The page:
Chapter

Conflicting messages: genomic imprinting and internal communication

David Haig

in Sociobiology of Communication

Published in print August 2008 | ISBN: 9780199216840
Published online September 2008 | e-ISBN: 9780191712043 | DOI: http://dx.doi.org/10.1093/acprof:oso/9780199216840.003.0012
 Conflicting messages: genomic imprinting and internal communication

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Behavioural ecology and cell biology both use the language of communication and signalling. In cell biology, signaller and receiver are cells of a single body or molecules encoded by a single genome and are implicitly assumed to have identical evolutionary interests. The signaller does not have an incentive to deceive. In behavioural ecology, signaller and receiver are different genetic individuals, with possibly conflicting evolutionary interests. Signallers may have an incentive to deceive, so receivers must decide whether signals can be trusted. However, we now know conflicts within genomes are possible. This raises questions about how internal conflicts influence signalling between and within individual organisms. These questions are explored using the example of genomic imprinting.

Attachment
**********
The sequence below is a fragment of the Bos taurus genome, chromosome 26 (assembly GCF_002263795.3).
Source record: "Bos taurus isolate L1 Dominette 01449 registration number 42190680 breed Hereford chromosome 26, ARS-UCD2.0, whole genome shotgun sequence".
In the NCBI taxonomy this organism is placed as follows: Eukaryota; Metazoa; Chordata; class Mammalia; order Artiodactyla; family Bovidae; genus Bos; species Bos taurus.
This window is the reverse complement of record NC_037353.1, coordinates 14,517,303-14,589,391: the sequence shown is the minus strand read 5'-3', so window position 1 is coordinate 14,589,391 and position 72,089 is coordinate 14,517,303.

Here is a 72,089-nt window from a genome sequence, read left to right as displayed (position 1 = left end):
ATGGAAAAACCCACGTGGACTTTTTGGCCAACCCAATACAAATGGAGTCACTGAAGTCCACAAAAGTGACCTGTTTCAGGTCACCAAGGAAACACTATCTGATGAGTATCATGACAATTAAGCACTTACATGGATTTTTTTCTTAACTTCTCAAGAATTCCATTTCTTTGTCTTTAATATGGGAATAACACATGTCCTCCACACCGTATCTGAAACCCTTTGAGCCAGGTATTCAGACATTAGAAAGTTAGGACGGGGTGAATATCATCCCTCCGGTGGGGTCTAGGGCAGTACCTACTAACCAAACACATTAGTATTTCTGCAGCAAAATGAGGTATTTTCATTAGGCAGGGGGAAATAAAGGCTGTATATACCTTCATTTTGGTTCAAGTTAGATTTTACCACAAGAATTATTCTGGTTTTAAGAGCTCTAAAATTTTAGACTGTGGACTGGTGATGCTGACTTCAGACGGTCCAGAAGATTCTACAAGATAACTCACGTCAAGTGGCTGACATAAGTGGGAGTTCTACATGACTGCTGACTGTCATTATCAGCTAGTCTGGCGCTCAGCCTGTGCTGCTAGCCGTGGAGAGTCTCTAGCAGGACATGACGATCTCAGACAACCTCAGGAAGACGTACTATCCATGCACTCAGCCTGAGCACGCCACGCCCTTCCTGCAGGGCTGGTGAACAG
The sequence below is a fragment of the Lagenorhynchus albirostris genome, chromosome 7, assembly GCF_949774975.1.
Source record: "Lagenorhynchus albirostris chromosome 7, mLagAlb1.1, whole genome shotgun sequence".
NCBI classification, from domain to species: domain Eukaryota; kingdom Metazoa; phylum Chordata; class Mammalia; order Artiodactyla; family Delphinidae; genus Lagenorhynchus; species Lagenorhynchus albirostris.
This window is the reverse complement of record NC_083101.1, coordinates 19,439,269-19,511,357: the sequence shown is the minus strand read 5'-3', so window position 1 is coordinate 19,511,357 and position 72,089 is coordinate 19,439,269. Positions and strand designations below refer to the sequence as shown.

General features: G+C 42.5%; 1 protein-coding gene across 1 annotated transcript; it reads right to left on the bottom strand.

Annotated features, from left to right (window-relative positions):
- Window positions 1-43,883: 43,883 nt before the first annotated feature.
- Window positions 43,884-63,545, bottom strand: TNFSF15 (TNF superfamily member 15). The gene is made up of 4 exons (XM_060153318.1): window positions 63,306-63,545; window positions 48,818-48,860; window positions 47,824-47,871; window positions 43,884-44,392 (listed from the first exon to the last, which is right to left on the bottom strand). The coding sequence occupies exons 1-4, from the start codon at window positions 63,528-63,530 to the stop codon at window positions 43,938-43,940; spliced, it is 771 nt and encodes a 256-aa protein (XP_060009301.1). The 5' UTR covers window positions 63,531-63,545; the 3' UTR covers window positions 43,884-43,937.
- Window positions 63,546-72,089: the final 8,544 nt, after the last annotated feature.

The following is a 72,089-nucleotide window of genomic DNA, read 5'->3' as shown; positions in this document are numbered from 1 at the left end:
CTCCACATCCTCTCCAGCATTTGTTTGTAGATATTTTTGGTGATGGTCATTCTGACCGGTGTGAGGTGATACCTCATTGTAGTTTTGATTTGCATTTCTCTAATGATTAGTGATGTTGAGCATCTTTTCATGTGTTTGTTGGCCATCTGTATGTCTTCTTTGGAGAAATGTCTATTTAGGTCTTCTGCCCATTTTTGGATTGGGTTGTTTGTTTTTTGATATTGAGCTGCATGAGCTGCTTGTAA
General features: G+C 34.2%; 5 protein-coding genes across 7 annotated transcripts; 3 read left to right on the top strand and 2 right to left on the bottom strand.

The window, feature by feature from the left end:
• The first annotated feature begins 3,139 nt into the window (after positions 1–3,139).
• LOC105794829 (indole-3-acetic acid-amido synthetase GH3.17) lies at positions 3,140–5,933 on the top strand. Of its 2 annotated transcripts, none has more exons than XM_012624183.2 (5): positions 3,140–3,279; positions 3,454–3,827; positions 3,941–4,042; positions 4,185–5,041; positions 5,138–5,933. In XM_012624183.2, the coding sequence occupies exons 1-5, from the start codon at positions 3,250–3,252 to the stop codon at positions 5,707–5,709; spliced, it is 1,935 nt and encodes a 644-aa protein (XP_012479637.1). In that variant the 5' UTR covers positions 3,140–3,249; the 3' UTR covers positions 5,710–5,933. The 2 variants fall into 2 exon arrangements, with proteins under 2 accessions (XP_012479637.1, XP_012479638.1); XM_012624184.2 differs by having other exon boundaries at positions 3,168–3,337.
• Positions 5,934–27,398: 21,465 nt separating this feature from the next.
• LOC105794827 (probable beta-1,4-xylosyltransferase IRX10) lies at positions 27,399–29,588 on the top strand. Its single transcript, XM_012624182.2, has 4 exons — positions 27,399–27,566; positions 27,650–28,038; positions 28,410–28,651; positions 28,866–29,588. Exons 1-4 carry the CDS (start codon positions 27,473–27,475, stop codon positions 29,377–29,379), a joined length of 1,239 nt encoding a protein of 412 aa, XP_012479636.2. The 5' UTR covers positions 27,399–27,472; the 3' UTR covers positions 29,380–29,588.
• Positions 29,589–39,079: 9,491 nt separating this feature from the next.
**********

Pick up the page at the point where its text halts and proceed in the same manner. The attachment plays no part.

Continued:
Keywords: genomic conflict; replicator; organism; selfish gene; genome; internal conflicts

Chapter.  9955 words. 

Subjects: Zoology and Animal Sciences

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